Dogs. They're everywhere we go. Some are on a leash, some are not. Some children…
As the old saying goes, ‘It takes a village to raise a child’. This is something we believe in at Muddy Boot Prints only with a slight twist. ‘It takes a village to educate our children’.
Whenever possible we try and connect with local organizations and incorporate their work into our programming. Our most notable friendship is with EartHand Gleaners, a local environmental artist non-profit in East Vancouver where we share space with them at Trillium North Park in Strathcona. This friendship is invaluable to our programming as the work they do offers us a completely different view on the world. One of the main foundations of EartHand Gleaners is ‘before something is bought, can it be made’. Their focus is on working with natural materials that are grown locally, many at Trillium Park, and using these materials to create everyday items that we use. Often times projects that they’re working on seeps into our programming.
The most recent project that EartHand is working on is the Land and Sea Project. Sharon Kallis, Rebecca Grahm and Tracy Williams are heading up this long term project to “deepen and expand discussion about traditions in living from the land and sea and relate that back to contemporary foraging practices and cultural use of materials through facilitated Weaving~Conversation Circles.” The goal is to make traditional fishing nets as the 1st Nations once did, from stinging nettle fiber. Fishing nets were made this way by all coastal 1st nations up and down the west coast until the early 1950’s when synthetic fiber was introduced. Over the course of the last few months EartHand has been offering community workshops and attending local festivals to assist in processing the nettle to make it ready to turn into rope which will then be used to make into a large fishing net.
How does this relate to Muddy Boot Prints? As mentioned earlier, often times the projects EartHand is working on seeps into our programming. One of the many steps in nettle processing is ‘scuffing’ the fiber. Scuffing is essentially pounding the fiber that has had the pith (hard inner layer of the stalk) removed making it more supple so it can be spun into twine or hand rolled into rope. Seizing an opportunity to involve the children at Muddy Boot Prints we taught the children how to scuff nettle fiber!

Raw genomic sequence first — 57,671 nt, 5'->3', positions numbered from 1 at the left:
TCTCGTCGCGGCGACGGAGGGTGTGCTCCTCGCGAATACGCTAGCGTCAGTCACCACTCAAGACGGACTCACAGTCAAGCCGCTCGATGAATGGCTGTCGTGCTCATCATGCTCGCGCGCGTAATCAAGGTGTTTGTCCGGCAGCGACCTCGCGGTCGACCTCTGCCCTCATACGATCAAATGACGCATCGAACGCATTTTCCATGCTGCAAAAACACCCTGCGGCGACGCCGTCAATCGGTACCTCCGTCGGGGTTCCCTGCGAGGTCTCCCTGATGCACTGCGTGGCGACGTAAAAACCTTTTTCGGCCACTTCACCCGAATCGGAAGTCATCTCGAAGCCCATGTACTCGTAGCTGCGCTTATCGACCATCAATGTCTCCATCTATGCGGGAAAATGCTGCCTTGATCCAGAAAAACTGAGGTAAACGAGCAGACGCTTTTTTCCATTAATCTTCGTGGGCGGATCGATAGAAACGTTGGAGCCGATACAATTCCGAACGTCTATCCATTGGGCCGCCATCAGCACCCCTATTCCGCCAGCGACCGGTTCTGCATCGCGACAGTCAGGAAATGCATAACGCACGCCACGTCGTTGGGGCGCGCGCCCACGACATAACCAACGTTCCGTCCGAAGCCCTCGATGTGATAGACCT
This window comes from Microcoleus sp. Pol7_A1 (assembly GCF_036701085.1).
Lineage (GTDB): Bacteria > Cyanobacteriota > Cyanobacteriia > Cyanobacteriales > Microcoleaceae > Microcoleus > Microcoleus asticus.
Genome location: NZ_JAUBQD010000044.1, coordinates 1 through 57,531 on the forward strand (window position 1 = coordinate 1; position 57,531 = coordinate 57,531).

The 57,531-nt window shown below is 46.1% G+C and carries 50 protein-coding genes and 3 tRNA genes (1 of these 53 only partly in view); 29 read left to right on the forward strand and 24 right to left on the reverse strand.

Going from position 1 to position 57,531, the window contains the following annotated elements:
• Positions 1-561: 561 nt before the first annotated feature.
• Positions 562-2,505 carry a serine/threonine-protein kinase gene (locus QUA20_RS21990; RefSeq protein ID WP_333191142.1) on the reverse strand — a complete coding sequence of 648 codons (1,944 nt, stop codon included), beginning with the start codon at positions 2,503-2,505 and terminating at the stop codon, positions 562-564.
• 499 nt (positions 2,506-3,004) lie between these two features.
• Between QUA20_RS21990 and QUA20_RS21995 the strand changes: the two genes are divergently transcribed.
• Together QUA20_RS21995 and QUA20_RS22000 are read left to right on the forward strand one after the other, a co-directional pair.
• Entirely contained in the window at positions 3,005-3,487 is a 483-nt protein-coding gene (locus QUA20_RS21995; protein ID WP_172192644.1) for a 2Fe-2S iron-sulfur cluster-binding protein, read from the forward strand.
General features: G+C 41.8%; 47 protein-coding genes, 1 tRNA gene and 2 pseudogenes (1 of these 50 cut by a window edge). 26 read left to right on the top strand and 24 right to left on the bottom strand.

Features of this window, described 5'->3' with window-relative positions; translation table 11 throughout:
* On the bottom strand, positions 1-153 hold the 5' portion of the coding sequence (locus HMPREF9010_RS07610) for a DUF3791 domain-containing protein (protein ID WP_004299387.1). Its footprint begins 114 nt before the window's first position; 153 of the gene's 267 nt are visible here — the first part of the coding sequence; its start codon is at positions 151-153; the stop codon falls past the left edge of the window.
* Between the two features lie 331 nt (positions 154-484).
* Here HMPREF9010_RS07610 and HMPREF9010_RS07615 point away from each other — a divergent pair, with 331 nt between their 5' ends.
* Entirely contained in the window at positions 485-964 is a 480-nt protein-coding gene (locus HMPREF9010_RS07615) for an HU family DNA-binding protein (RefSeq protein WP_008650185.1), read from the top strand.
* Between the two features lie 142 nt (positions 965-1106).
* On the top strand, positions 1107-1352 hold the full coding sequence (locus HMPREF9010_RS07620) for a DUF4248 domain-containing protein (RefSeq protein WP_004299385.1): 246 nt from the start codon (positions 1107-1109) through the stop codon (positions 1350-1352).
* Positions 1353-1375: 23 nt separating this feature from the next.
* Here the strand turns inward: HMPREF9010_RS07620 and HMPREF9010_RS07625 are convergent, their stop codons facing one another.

NOTE: The leaves of stinging nettle is what gives the rash. Once the leaves have been stripped from the stalk, the fiber is fine and easily handled without issue.
To begin a looking table was set up to show the children the process of what we were doing. On the far left is the raw nettle fiber that was ready to be scuffed. Along the top is the scuffed fiber (our goal) ready for the next step which would be to comb it out and spin it into yarn or hand roll it into rope. Along the bottom is an example of the finished product, a small portion of a fishing net attached to the special tool required to make the nets with.
Most children are visual learners. Having this looking table was a great way to demonstrate to the children the process thus far that had happened in processing the nettle, what would happen to it after we’d scuffed it and what the fishing net would look like when it was all finished. They were able to gently touch each of the items to get a kinesthetic feel for it all too. Prior to scuffing, the nettle fiber was tough and scratchy. After it was scuffed, it was much softer. Offering the children a sensory opportunity to experience this process helped to deepen the understanding of what we were doing.
After we’d looked at what we were doing, we began! We set up a small area for the children to work in one at a time. We spoke to them about how to use a rubber mallet safely and they listened intently. The children really rose to the challenge and took great care in using the mallets as it’s not something they would normally get to do. Some children gently tapped the nettle while others didn’t hold back. They were also very respectful of offering everyone turns too which was heart warming to witness.
We did this activity for a week with our wee ones to ensure that every child had the chance to experience scuffing the nettle fiber. When a child was doing it for the second time, we took the opportunity to ask them what to do next in our process. This gave them a chance to refresh their knowledge and assist in teaching their peers which helps to build better relationships and offer them self confidence.
From the looks on their faces, the children all felt very proud after their turns of pounding the nettle. They were doing big work and doing it well. They also helped each other out when they needed it. All of this leads to building a strong team of friends who take care of each other when they’re at school.
While we barely ‘scuffed’ the surface of what really needed to be done, the process of doing it was what was most important. And we loved every minute of it.